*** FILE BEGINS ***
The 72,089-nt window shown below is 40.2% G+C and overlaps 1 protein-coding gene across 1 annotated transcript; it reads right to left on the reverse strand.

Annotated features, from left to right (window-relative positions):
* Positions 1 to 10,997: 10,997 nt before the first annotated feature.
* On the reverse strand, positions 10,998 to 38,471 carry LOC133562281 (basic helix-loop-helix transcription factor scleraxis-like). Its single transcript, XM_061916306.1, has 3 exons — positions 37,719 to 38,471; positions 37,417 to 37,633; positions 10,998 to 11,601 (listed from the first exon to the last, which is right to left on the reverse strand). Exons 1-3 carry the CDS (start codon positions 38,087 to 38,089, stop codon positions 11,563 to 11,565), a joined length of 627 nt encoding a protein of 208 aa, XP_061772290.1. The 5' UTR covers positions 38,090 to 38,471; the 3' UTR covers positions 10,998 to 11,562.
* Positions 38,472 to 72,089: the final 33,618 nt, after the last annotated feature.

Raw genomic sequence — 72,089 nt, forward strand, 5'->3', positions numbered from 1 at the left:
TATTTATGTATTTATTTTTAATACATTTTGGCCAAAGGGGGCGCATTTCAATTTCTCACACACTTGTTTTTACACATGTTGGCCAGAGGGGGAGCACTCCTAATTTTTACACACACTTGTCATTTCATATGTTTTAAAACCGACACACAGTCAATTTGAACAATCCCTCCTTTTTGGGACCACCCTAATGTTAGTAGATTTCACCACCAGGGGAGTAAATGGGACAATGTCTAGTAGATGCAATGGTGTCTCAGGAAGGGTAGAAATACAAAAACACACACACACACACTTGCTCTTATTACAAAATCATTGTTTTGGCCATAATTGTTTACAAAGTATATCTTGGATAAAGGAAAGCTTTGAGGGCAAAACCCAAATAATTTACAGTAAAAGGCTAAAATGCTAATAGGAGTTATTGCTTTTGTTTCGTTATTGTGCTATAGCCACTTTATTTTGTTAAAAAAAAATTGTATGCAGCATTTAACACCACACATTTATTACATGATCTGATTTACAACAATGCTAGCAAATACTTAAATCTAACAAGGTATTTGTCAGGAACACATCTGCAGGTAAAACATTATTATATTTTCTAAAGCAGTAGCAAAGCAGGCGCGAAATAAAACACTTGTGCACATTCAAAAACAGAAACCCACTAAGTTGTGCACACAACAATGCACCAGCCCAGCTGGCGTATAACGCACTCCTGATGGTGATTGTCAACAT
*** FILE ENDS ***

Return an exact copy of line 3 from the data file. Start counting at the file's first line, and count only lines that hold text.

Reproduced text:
* Positions 1 to 10,997: 10,997 nt before the first annotated feature.